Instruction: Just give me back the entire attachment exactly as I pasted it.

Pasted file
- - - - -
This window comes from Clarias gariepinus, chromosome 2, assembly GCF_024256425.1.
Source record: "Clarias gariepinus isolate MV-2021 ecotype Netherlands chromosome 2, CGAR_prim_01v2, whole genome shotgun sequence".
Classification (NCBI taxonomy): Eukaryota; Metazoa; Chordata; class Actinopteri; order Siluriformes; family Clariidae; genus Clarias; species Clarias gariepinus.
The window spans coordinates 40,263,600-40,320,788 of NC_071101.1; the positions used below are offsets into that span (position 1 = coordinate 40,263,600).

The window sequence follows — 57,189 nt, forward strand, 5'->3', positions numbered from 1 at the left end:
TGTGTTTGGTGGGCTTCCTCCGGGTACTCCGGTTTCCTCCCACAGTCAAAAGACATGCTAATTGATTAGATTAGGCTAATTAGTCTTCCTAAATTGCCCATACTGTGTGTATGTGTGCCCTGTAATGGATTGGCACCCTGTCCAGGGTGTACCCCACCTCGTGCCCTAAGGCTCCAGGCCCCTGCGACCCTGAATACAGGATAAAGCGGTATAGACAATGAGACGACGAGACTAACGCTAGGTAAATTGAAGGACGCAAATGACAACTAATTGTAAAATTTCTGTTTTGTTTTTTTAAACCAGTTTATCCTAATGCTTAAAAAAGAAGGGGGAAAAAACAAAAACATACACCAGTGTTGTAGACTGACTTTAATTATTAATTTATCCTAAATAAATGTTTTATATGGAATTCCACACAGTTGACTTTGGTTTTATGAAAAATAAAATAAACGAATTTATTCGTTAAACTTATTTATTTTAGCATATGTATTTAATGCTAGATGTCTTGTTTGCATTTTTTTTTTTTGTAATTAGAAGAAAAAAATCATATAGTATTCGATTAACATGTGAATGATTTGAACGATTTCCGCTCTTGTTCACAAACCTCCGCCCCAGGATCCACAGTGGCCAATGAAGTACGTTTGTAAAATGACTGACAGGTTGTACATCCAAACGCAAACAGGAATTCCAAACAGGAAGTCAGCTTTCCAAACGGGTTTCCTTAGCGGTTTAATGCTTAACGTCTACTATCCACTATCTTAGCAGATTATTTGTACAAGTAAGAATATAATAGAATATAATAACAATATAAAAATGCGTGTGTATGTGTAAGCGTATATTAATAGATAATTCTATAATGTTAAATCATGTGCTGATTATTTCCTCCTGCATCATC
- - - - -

This window comes from Clarias gariepinus, chromosome 2, assembly GCF_024256425.1.
Source record: "Clarias gariepinus isolate MV-2021 ecotype Netherlands chromosome 2, CGAR_prim_01v2, whole genome shotgun sequence".
Classification (NCBI taxonomy): Eukaryota; Metazoa; Chordata; class Actinopteri; order Siluriformes; family Clariidae; genus Clarias; species Clarias gariepinus.
The window spans coordinates 40,263,600-40,320,788 of NC_071101.1; the positions used below are offsets into that span (position 1 = coordinate 40,263,600).

The window sequence follows — 57,189 nt, forward strand, 5'->3', positions numbered from 1 at the left end:
TGTGTTTGGTGGGCTTCCTCCGGGTACTCCGGTTTCCTCCCACAGTCAAAAGACATGCTAATTGATTAGATTAGGCTAATTAGTCTTCCTAAATTGCCCATACTGTGTGTATGTGTGCCCTGTAATGGATTGGCACCCTGTCCAGGGTGTACCCCACCTCGTGCCCTAAGGCTCCAGGCCCCTGCGACCCTGAATACAGGATAAAGCGGTATAGACAATGAGACGACGAGACTAACGCTAGGTAAATTGAAGGACGCAAATGACAACTAATTGTAAAATTTCTGTTTTGTTTTTTTAAACCAGTTTATCCTAATGCTTAAAAAAGAAGGGGGAAAAAACAAAAACATACACCAGTGTTGTAGACTGACTTTAATTATTAATTTATCCTAAATAAATGTTTTATATGGAATTCCACACAGTTGACTTTGGTTTTATGAAAAATAAAATAAACGAATTTATTCGTTAAACTTATTTATTTTAGCATATGTATTTAATGCTAGATGTCTTGTTTGCATTTTTTTTTTTTGTAATTAGAAGAAAAAAATCATATAGTATTCGATTAACATGTGAATGATTTGAACGATTTCCGCTCTTGTTCACAAACCTCCGCCCCAGGATCCACAGTGGCCAATGAAGTACGTTTGTAAAATGACTGACAGGTTGTACATCCAAACGCAAACAGGAATTCCAAACAGGAAGTCAGCTTTCCAAACGGGTTTCCTTAGCGGTTTAATGCTTAACGTCTACTATCCACTATCTTAGCAGATTATTTGTACAAGTAAGAATATAATAGAATATAATAACAATATAAAAATGCGTGTGTATGTGTAAGCGTATATTAATAGATAATTCTATAATGTTAAATCATGTGCTGATTATTTCCTCCTGCATCATC